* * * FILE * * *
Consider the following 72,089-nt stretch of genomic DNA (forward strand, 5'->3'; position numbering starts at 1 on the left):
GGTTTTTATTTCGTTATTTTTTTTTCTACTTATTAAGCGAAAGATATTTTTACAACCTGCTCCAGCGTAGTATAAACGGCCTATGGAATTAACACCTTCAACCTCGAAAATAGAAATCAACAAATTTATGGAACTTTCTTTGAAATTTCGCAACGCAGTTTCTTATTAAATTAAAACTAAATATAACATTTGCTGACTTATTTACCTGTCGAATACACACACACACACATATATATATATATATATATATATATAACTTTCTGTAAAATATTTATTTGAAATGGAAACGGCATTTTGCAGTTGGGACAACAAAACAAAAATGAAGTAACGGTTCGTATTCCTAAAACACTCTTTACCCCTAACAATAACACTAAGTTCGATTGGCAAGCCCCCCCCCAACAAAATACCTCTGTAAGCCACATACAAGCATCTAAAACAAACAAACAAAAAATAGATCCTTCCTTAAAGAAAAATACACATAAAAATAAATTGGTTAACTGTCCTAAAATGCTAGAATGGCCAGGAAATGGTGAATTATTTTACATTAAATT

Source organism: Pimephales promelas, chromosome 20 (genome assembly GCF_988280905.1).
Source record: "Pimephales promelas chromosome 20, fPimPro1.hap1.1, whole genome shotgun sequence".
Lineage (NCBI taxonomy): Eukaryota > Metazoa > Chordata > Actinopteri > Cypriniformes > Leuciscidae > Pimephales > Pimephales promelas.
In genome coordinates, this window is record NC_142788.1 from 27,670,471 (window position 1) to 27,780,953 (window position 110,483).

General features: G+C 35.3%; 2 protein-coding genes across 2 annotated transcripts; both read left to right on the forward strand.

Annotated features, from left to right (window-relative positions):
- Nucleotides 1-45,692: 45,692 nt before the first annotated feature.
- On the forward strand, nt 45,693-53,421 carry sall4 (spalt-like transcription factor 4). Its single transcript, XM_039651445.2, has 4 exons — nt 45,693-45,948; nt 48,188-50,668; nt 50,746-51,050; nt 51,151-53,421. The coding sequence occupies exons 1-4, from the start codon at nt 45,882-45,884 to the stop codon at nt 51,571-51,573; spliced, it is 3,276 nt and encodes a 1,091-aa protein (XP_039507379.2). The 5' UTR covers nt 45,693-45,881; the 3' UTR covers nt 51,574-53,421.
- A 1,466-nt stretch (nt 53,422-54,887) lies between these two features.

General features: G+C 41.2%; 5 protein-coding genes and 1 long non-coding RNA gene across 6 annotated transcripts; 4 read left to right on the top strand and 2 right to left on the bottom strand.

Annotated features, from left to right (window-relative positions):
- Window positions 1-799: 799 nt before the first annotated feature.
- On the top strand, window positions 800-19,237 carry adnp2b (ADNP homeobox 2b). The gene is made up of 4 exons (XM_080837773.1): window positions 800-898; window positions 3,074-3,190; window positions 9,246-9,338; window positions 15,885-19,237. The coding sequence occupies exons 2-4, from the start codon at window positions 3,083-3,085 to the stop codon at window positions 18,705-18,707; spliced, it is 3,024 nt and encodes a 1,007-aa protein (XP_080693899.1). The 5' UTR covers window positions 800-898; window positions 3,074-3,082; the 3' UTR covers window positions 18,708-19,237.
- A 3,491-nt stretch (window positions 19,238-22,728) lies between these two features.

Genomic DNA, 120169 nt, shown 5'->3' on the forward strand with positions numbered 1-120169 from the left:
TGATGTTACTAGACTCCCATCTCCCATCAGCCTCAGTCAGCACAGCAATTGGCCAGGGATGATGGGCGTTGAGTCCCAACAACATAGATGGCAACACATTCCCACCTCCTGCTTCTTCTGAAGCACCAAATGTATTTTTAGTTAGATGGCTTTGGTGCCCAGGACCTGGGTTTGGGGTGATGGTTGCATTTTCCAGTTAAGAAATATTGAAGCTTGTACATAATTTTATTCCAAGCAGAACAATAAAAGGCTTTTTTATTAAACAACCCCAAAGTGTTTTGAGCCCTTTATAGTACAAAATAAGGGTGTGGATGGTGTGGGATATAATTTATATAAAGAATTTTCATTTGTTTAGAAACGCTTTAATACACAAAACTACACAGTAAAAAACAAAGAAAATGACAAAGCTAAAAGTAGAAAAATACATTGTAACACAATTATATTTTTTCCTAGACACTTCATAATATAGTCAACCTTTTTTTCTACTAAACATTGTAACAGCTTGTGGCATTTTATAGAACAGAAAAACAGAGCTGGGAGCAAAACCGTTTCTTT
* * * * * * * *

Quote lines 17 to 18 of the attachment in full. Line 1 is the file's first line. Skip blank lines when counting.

Genomic DNA, 120169 nt, shown 5'->3' on the forward strand with positions numbered 1-120169 from the left:
TGATGTTACTAGACTCCCATCTCCCATCAGCCTCAGTCAGCACAGCAATTGGCCAGGGATGATGGGCGTTGAGTCCCAACAACATAGATGGCAACACATTCCCACCTCCTGCTTCTTCTGAAGCACCAAATGTATTTTTAGTTAGATGGCTTTGGTGCCCAGGACCTGGGTTTGGGGTGATGGTTGCATTTTCCAGTTAAGAAATATTGAAGCTTGTACATAATTTTATTCCAAGCAGAACAATAAAAGGCTTTTTTATTAAACAACCCCAAAGTGTTTTGAGCCCTTTATAGTACAAAATAAGGGTGTGGATGGTGTGGGATATAATTTATATAAAGAATTTTCATTTGTTTAGAAACGCTTTAATACACAAAACTACACAGTAAAAAACAAAGAAAATGACAAAGCTAAAAGTAGAAAAATACATTGTAACACAATTATATTTTTTCCTAGACACTTCATAATATAGTCAACCTTTTTTTCTACTAAACATTGTAACAGCTTGTGGCATTTTATAGAACAGAAAAACAGAGCTGGGAGCAAAACCGTTTCTTT